I'd have more sympathy with your rejection of the HYP idea if there were no dissenting voices heard regarding Vodafone back in March, but by your own admission there were income-seekers on these boards that were urging caution regarding Vodafone, and, as you say, questioning Pyad's inclusion of Vodafone in his own new HYP portfolio during that time.

I remember them too, and as an owner of VOD in my own HYP, I wasn't willing to commit further capital to the share myself either, at that time...

That seems to suggest that your blanket rejection of the idea may be an over-reaction, as it seems that it's quite possible to run an income-strategy like this at the same time as being open to a level of 'yield-awareness' that you don't seem to be giving quite enough credit to...

Cheers,

Itsallaguess

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Re: Highest yielding shares underperformed FTSE 100 over five years

#236026

Postby IanTHughes » July 11th, 2019, 9:06 pm

Dod101 wrote:
IanTHughes wrote:. Unlike you, I do not allow others to make such decisions for me.


I have no idea on what basis you are saying that but most people who follow my posts I think would by now have realised that I do not 'allow others to make such decisions for me'.

Yes you do! You sold Vodafone Group (VOD) simply because it was high yield, a yield which is of course determined by the market, not you. The market has therefore made the decision for you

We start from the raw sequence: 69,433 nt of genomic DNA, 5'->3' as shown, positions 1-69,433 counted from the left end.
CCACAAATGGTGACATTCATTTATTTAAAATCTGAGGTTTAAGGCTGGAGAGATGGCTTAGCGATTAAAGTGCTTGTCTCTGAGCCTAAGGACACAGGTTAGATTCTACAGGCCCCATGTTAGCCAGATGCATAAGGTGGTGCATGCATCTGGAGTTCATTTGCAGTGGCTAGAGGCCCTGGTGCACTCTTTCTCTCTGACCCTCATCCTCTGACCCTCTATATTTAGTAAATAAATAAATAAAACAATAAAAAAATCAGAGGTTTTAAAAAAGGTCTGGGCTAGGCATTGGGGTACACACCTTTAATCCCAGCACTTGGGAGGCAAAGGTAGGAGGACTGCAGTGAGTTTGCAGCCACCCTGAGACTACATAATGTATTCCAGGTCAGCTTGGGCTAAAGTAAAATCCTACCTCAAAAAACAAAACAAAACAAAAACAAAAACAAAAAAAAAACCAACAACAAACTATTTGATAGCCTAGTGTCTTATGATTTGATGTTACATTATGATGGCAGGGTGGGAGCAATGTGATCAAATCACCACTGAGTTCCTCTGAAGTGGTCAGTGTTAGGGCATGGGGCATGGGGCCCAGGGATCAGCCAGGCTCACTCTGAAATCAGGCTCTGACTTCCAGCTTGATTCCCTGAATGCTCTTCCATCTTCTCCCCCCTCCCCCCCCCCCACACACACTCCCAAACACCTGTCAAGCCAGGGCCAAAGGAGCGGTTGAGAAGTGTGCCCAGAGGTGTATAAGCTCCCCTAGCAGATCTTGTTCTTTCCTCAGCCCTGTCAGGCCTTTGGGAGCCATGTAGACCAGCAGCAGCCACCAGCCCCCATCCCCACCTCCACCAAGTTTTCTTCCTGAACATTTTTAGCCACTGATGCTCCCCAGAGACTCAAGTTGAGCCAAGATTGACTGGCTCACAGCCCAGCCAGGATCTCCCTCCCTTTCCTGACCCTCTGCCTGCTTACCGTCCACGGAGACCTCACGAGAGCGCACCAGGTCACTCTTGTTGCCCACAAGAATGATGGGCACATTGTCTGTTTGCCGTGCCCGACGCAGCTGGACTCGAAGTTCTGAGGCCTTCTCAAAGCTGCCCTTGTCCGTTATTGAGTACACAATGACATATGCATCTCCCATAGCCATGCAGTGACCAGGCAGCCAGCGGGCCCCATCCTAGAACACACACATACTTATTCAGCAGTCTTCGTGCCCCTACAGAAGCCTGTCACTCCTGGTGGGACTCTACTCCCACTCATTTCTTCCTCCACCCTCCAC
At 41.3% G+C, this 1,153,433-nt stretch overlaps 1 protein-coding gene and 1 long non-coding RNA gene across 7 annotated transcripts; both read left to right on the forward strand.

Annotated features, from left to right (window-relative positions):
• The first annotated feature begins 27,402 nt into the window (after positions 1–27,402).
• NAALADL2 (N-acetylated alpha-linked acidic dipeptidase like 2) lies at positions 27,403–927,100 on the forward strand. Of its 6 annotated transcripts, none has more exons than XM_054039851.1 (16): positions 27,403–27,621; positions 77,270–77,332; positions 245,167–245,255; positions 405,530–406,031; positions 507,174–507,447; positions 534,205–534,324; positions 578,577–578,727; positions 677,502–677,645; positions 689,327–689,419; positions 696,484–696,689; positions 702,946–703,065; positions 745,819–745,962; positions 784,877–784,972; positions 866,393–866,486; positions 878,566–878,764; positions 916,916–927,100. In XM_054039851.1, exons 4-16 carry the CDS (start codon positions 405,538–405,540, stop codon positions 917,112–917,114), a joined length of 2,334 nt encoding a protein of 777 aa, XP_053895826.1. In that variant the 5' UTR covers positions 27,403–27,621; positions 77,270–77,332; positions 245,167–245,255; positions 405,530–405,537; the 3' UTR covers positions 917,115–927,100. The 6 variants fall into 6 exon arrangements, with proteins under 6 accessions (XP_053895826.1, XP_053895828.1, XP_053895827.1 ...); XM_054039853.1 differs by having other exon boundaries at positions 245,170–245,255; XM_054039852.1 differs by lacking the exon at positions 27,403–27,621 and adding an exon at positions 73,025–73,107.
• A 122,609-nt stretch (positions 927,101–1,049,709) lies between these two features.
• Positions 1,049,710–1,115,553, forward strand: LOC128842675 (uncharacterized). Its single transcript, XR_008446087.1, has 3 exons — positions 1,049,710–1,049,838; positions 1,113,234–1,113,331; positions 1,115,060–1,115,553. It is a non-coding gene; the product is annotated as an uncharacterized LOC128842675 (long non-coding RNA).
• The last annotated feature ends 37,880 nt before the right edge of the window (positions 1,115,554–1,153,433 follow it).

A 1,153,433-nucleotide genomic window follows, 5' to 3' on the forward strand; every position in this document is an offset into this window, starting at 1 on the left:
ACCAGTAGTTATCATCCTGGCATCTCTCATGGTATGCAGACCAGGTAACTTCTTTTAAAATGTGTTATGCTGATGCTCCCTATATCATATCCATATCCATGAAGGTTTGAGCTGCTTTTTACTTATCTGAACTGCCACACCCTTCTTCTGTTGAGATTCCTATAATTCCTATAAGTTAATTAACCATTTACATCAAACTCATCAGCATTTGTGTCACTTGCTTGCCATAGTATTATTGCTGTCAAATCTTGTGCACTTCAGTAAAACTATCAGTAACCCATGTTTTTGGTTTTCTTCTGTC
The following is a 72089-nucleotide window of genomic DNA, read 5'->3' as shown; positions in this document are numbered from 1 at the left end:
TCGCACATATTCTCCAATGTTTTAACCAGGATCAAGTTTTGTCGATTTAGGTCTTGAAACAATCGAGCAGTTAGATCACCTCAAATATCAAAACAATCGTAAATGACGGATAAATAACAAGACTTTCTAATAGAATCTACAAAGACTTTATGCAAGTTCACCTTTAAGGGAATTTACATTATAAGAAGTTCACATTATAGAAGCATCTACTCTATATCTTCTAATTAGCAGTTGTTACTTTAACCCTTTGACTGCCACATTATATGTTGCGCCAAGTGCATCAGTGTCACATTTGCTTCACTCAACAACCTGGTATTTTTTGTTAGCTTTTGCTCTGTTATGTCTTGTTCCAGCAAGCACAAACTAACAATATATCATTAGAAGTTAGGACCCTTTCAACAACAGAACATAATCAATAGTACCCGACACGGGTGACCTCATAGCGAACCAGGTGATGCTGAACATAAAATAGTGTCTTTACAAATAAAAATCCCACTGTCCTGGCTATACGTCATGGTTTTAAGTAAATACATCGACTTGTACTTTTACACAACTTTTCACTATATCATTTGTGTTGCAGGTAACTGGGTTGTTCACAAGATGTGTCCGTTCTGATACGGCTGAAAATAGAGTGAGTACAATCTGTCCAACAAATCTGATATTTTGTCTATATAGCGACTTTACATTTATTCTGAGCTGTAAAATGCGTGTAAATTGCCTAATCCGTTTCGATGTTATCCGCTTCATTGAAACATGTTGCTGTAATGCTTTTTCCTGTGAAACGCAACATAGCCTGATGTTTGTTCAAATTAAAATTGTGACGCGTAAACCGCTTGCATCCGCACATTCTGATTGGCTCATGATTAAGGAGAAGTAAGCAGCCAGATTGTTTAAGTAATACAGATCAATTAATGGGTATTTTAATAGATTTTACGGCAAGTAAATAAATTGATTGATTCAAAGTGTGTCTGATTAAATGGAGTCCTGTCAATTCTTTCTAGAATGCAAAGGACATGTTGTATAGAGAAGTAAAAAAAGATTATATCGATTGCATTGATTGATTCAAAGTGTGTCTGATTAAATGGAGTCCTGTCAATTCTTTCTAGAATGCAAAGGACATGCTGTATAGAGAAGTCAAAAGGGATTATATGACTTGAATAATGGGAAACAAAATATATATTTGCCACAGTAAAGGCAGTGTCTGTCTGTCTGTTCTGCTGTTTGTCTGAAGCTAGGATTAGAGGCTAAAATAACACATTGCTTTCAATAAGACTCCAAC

Dod101 wrote:In fact I am very independent in my decision making and have always been.

Your holdings in Investment Trusts, who decides what share purchases are to be made with that money?

In all seriousness, far from making your own decisions, you would rather "follow" the market, which you then go on to claim is all knowing and always right!

There is nothing wrong with being a follower by the way. Indeed for those who lack the confidence in their ability to make enough correct decisions, it is probably a good idea.


Ian

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Re: Highest yielding shares underperformed FTSE 100 over five years

#236027

Postby Alaric » July 11th, 2019, 9:07 pm

Itsallaguess wrote:
I'd have more sympathy with your rejection of the HYP idea if there were no dissenting voices heard regarding Vodafone back in March, but by your own admission there were income-seekers on these boards that were urging caution regarding Vodafone, and, as you say, questioning Pyad's inclusion of Vodafone in his own new HYP portfolio during that time.


There were plenty of dissenting voices. Those who don't accept the point that seeking high yield is also seeking recovery seemed to go out of their way to defend the Vodafone selection on income yield grounds alone and were disinterested in observations that the share price had collapsed over the previous year and might continue to do so.

On another board a recent poster describes how he divides his investment activity into "HYP" and "recovery". If a share is a reject for HYP but might still be of interest regardless it goes into the "recovery" portfolio.

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Re: Highest yielding shares underperformed FTSE 100 over five years

#236030

Postby SentimentRules » July 11th, 2019, 9:37 pm

"seeking high yield is also seeking recovery"

I like that. Very well put.

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Re: Highest yielding shares underperformed FTSE 100 over five years

#236043

Postby Alaric » July 11th, 2019, 11:02 pm

IanTHughes wrote:Yes you do! You sold Vodafone Group (VOD) simply because it was high yield, a yield which is of course determined by the market, not you. The market has therefore made the decision for you